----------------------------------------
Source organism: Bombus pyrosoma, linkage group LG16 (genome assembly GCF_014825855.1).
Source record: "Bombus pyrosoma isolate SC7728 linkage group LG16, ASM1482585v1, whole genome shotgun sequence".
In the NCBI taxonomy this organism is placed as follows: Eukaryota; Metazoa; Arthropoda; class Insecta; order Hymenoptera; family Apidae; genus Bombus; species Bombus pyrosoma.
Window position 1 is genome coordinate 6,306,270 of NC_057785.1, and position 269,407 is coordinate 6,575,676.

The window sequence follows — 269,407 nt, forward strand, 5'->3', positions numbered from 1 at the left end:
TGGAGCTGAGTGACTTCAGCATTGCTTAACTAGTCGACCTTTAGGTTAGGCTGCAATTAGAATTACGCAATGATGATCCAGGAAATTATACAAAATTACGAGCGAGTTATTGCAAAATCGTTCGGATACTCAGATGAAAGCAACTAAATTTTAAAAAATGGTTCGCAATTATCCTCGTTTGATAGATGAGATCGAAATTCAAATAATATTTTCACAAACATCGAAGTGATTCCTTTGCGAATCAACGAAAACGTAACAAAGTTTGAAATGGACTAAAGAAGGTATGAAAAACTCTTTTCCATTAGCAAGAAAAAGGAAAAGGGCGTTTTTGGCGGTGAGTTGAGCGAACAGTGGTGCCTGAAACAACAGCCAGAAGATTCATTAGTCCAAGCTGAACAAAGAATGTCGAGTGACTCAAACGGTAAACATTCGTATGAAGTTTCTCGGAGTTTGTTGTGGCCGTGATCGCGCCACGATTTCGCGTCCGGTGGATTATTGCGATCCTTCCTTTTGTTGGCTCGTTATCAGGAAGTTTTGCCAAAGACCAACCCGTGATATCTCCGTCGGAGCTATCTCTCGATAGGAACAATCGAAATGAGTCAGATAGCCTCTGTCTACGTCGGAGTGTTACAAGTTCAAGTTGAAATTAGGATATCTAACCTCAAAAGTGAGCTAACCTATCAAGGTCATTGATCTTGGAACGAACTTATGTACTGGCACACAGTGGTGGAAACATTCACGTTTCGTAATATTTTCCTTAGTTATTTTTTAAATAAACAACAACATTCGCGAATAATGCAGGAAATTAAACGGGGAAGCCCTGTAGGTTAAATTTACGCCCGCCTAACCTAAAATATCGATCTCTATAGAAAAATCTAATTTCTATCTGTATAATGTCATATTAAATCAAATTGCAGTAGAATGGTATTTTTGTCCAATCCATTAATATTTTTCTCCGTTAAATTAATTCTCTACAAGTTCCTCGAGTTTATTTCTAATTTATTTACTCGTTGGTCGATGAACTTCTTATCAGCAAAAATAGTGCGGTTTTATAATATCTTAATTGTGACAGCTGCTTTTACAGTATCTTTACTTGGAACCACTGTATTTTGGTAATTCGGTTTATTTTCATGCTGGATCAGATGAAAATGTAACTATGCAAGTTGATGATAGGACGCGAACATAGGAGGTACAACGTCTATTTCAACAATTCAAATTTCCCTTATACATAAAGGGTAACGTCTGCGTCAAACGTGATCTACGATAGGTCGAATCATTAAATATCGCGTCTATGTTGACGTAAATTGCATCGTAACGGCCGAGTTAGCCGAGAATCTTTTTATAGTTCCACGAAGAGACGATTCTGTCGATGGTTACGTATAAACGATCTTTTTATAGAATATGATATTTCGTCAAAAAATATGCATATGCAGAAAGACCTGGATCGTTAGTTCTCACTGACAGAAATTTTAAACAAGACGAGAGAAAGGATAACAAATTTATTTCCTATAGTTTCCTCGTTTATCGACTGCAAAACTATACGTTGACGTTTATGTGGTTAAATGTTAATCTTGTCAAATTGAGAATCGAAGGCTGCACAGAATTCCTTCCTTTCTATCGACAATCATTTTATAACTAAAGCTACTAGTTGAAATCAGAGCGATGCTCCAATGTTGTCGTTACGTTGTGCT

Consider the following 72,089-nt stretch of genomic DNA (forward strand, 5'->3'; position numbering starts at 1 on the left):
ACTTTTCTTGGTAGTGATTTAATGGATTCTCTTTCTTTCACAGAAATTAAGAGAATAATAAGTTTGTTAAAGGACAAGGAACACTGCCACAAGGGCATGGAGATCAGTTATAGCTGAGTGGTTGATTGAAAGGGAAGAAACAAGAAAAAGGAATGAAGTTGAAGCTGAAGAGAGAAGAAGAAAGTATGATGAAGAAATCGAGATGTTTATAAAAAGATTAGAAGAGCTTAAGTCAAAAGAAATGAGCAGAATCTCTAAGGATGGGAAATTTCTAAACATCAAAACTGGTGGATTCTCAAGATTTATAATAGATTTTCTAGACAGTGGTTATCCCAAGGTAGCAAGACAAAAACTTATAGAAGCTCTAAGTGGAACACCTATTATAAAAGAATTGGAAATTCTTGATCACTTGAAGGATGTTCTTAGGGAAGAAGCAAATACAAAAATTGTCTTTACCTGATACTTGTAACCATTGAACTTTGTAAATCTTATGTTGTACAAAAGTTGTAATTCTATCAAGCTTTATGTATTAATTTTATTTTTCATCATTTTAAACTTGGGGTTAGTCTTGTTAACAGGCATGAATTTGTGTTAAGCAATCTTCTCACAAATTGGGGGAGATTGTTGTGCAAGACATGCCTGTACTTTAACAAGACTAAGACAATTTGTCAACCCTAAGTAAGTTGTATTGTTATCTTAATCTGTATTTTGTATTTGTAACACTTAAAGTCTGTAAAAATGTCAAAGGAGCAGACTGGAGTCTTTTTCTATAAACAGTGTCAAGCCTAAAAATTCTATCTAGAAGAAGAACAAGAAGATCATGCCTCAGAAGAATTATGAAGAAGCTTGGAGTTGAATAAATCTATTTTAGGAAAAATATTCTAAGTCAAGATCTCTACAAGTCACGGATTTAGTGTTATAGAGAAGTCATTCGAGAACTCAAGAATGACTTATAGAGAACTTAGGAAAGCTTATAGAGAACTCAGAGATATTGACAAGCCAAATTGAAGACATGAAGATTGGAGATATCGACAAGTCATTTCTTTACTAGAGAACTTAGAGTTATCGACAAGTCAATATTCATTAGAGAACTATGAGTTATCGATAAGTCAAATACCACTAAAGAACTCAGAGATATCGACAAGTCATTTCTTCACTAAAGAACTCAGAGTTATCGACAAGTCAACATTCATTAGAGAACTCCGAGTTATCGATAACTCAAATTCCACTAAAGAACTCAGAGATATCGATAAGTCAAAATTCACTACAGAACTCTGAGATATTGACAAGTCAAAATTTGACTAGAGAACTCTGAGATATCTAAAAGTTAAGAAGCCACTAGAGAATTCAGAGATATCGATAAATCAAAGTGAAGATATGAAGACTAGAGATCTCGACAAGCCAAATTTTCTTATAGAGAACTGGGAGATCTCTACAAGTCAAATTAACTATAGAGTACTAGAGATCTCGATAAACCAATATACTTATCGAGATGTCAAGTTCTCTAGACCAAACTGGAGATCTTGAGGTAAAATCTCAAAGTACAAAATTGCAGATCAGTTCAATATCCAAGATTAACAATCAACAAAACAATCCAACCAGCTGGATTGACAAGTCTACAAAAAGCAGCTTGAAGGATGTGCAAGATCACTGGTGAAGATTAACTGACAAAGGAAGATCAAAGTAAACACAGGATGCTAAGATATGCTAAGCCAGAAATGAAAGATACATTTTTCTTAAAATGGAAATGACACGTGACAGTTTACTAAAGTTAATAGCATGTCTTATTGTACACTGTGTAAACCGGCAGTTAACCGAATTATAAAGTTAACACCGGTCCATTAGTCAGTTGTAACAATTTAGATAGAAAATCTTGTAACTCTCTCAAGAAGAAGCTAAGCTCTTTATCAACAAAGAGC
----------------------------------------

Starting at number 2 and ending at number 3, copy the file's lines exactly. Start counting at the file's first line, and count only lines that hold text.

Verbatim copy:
Source record: "Bombus pyrosoma isolate SC7728 linkage group LG16, ASM1482585v1, whole genome shotgun sequence".
In the NCBI taxonomy this organism is placed as follows: Eukaryota; Metazoa; Arthropoda; class Insecta; order Hymenoptera; family Apidae; genus Bombus; species Bombus pyrosoma.